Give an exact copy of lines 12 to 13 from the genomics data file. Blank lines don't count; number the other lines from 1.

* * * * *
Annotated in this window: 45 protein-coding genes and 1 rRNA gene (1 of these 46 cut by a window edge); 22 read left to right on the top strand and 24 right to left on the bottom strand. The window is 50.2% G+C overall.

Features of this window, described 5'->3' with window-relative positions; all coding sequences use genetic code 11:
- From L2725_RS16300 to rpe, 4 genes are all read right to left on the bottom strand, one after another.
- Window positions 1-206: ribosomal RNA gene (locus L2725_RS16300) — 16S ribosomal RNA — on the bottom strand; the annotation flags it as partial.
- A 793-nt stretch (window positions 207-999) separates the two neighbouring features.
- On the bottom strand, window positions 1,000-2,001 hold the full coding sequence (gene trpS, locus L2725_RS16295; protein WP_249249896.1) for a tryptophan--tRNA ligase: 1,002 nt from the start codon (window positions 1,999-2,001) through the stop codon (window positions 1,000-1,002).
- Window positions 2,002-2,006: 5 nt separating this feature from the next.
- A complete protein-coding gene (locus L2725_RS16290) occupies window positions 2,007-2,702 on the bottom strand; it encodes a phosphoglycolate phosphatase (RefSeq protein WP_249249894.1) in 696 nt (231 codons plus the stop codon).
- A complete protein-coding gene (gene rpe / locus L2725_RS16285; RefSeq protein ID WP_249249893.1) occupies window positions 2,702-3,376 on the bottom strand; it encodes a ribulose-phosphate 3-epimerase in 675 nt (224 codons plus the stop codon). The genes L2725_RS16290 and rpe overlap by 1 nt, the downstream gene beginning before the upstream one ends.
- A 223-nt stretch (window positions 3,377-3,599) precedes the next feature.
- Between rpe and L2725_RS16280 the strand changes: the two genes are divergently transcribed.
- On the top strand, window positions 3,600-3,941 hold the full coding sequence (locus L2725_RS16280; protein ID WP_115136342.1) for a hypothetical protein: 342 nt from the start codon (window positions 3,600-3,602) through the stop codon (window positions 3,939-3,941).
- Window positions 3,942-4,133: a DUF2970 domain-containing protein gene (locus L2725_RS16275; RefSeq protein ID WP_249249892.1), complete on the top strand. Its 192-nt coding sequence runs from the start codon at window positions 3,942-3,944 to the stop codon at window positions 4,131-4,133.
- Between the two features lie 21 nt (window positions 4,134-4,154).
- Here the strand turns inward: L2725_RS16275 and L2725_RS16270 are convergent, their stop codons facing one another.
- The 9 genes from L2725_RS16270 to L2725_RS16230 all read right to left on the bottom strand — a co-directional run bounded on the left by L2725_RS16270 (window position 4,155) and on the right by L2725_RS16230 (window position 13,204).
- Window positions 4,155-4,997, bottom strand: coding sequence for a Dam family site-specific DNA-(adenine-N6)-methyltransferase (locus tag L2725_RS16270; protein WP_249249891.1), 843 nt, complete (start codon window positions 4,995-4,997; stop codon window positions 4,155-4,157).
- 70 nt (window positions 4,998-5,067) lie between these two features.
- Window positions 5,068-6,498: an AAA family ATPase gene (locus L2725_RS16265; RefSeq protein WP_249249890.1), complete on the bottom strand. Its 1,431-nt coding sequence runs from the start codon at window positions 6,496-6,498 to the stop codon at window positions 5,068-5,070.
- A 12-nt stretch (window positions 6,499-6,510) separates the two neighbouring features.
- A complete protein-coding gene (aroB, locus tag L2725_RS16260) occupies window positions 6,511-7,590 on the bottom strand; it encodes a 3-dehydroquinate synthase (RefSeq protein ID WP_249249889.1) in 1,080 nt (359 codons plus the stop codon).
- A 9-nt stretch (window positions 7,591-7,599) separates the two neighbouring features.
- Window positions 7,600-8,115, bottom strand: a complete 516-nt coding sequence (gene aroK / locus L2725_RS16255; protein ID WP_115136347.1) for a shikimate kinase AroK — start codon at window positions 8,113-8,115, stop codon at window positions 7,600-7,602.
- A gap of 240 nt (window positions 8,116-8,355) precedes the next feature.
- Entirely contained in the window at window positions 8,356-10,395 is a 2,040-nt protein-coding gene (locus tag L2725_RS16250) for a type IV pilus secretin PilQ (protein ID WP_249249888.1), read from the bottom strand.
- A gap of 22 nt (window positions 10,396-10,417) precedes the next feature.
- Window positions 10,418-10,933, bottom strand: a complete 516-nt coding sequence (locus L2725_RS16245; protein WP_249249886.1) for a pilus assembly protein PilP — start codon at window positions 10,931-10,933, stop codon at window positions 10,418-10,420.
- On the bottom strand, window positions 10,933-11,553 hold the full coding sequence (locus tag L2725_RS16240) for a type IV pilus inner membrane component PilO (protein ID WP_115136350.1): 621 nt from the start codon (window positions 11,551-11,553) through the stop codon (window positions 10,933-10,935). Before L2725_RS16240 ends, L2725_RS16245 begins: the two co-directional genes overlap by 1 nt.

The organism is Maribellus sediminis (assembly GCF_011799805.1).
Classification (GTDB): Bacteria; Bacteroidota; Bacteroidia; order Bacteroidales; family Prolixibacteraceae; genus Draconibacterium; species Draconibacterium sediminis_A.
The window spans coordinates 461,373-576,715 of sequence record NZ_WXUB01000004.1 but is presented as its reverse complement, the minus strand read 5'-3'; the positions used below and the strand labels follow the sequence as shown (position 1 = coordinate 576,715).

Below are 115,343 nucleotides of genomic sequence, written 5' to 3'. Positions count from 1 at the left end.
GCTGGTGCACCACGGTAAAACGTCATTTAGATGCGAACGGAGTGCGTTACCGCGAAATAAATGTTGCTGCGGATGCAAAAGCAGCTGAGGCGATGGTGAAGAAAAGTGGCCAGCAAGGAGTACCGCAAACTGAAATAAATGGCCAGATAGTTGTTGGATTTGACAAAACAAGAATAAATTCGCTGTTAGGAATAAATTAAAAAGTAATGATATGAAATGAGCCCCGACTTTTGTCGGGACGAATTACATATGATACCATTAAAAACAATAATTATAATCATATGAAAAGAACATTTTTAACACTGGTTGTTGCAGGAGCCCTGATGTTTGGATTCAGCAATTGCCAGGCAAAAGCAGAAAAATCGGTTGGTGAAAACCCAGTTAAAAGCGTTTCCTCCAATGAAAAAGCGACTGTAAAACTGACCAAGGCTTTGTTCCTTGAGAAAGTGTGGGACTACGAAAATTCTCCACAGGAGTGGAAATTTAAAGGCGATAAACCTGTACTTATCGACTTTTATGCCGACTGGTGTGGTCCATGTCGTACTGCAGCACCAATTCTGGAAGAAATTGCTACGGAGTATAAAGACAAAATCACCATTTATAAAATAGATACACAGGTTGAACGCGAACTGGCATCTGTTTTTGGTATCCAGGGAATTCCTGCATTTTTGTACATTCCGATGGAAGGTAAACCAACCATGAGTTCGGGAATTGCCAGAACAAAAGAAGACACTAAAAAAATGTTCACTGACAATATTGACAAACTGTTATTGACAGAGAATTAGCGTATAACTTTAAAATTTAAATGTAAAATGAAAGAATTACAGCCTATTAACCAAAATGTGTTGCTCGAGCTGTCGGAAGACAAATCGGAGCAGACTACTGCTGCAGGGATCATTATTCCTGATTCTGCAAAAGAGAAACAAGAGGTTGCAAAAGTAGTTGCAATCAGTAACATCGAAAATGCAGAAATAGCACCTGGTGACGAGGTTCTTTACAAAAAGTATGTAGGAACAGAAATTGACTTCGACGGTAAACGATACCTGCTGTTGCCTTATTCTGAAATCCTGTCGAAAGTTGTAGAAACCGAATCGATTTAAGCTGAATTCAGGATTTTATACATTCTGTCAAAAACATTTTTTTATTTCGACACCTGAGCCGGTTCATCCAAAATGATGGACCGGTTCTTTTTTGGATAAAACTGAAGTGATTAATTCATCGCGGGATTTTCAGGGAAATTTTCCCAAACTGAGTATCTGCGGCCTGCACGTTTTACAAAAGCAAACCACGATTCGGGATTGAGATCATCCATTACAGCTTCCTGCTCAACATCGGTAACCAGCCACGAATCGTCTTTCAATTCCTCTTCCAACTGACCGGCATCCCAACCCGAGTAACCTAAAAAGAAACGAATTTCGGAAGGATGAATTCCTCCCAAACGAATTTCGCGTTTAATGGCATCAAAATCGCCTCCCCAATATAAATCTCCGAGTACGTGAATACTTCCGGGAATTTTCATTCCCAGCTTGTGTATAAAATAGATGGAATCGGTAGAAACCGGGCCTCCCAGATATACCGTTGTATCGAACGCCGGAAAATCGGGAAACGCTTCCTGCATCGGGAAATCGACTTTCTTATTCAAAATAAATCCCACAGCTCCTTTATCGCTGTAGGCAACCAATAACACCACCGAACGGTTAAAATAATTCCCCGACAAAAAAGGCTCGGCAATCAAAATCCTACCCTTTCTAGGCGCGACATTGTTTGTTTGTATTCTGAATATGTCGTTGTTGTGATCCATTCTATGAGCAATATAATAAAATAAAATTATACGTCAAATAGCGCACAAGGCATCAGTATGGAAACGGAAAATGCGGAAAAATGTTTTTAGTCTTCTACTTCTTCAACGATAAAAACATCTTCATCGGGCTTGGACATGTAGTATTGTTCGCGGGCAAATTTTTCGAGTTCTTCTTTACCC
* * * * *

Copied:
- On the top strand, window positions 3,600-3,941 hold the full coding sequence (locus L2725_RS16280; protein ID WP_115136342.1) for a hypothetical protein: 342 nt from the start codon (window positions 3,600-3,602) through the stop codon (window positions 3,939-3,941).
- Window positions 3,942-4,133: a DUF2970 domain-containing protein gene (locus L2725_RS16275; RefSeq protein ID WP_249249892.1), complete on the top strand. Its 192-nt coding sequence runs from the start codon at window positions 3,942-3,944 to the stop codon at window positions 4,131-4,133.